By Richard Wiebe
Bill Clinton’s presidential campaigns introduced Connie DeLarge to politics, but it was George Bush’s election in 2000 that motivated her to jump in with both feet.
“President Bush helped me understand the importance of electing Democrats to lead our country,” she said. “Anyone who doesn’t understand that now has been asleep at the switch.”
As corresponding secretary for the Pima County Democratic Party, Connie oversees the Precinct Committeeperson (PC) application process. She verifies that prospective PCs are registered Democrats and that applicants have completed their paperwork before submitting it to the Pima County Board of Elections and Board of Supervisors for approval.
Connie has been a PC and state committee member since 2005. She chairs PCDP’s African-American Caucus, and led an effort to reform the state party’s African-American Caucus. The caucus sponsors candidate forums, registers voters, and educates African-Americans about voting and running for office. Voting-rights restoration is another caucus priority.
Connie serves on the Community Justice Board, which oversees diversion programs for youthful offenders. Eligible non-violent offenders can have their criminal records expunged at age 18 after graduation from a board-approved program, which typically entails writing an apology letter, reading self-help materials, keeping a journal, and community service. Participants must perform an “Act of Kindness,” and have no further contact with police.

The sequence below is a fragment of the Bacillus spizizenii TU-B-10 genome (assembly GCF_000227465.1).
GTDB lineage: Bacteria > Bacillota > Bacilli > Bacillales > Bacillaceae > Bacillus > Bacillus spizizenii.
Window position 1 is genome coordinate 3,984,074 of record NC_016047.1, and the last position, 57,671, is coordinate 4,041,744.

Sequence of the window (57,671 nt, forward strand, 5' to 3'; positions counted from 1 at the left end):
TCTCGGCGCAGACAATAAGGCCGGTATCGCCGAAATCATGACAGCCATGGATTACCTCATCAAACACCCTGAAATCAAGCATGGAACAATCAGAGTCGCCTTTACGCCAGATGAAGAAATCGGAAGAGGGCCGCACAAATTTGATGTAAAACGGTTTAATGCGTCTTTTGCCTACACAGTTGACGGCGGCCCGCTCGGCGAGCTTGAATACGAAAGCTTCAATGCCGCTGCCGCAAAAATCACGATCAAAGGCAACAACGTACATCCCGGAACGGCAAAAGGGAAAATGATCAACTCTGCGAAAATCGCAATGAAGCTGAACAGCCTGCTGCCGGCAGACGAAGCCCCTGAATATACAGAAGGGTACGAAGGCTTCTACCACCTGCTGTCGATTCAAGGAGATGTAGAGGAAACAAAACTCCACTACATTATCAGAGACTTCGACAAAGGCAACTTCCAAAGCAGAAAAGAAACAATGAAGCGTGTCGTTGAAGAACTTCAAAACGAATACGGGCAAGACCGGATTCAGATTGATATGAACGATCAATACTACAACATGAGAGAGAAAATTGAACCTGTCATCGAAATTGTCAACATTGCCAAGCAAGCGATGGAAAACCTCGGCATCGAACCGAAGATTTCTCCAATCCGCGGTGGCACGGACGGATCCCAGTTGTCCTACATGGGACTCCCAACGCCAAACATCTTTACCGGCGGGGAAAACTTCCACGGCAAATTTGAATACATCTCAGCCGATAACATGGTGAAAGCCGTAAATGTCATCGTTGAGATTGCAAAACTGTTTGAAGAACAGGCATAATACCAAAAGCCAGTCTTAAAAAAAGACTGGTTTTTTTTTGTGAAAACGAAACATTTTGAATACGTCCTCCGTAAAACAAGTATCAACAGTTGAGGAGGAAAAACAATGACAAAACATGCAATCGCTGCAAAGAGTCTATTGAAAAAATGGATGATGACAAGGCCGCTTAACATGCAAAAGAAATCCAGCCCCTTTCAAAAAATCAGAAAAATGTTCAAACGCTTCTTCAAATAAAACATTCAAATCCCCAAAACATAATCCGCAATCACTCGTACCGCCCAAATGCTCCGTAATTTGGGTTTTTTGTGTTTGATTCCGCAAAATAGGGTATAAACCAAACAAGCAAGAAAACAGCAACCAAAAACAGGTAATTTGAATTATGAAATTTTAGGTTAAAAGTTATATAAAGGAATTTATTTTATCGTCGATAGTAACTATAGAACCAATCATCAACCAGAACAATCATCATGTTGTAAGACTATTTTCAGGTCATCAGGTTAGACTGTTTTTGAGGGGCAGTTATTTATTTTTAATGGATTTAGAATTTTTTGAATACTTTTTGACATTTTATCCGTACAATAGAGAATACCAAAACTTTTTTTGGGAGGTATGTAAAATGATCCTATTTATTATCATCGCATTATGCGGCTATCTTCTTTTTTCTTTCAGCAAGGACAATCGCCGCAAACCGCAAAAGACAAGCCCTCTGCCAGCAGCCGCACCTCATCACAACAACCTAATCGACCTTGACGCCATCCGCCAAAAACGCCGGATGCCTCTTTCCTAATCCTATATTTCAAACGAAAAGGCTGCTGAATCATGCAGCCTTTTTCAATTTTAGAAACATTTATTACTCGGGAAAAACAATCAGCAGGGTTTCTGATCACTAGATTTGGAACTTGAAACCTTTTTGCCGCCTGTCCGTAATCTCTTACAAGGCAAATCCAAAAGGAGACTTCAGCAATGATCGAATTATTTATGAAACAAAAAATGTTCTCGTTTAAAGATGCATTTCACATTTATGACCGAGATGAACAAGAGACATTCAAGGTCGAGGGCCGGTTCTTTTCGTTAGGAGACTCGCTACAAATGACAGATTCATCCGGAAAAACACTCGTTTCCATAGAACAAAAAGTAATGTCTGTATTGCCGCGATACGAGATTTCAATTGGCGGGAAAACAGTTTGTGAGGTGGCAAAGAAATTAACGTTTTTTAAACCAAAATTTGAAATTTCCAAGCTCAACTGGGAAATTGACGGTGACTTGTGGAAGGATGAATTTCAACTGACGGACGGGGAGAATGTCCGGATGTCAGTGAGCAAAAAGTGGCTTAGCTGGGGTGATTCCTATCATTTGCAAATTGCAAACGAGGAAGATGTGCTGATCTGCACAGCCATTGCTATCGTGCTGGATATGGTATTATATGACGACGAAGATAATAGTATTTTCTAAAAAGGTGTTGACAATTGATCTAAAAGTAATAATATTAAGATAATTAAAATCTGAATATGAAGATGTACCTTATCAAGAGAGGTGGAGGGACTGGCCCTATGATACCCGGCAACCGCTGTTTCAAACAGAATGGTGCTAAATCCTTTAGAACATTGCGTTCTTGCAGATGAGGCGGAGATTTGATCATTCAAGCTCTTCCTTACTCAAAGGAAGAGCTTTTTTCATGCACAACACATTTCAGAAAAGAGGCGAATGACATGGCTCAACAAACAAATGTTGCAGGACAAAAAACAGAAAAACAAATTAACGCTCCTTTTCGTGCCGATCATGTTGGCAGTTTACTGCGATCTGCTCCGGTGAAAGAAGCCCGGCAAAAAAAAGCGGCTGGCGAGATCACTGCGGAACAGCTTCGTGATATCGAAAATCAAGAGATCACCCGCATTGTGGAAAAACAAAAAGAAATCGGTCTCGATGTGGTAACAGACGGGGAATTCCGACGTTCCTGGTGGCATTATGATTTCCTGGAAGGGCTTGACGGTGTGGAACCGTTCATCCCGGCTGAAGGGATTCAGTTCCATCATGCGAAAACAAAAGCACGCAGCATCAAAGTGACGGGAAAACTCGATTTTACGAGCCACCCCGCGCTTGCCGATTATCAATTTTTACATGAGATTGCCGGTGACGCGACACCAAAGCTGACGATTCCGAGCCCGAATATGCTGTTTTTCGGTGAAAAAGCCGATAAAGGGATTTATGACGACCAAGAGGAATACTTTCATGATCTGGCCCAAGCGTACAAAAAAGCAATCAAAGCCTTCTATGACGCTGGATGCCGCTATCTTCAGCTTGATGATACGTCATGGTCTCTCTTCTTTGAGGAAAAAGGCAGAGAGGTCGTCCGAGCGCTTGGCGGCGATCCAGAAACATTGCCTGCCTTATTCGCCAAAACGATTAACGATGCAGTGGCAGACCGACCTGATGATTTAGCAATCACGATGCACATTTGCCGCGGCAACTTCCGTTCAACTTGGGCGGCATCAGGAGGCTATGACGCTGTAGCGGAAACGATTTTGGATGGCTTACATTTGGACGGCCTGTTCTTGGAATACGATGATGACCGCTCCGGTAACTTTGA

Connie, who worked for a production company, came to Tucson from Los Angeles in 1994 when Hughes Aircraft transferred her husband, Clement, here. They live in Continental Ranch in Northwest Tucson (LD11), and enjoy visits from their 11 grandchildren and two great-grandchildren. They have two children and raised two grandkids.
An amateur genealogist, Connie traces her family tree back to 1825 when her ancestors built the Tuscumbia, AL., plantation on which they were enslaved. Once freed, her great-great-great-great grandfather started the area’s first Church of Christ. Another ancestor narrowly escaped lynching when a farmer’s barn burned down.
Connie is committed to Donald Trump’s defeat in next year’s election.
“He’s a liar,” she said. “I can’t trust anything he says or does. He’s in it for himself, not the country.
But she added, “The country is fortunate to have a leader like Nancy Pelosi. At the rate things are going, she might be president one of these days. That would be fine with me.”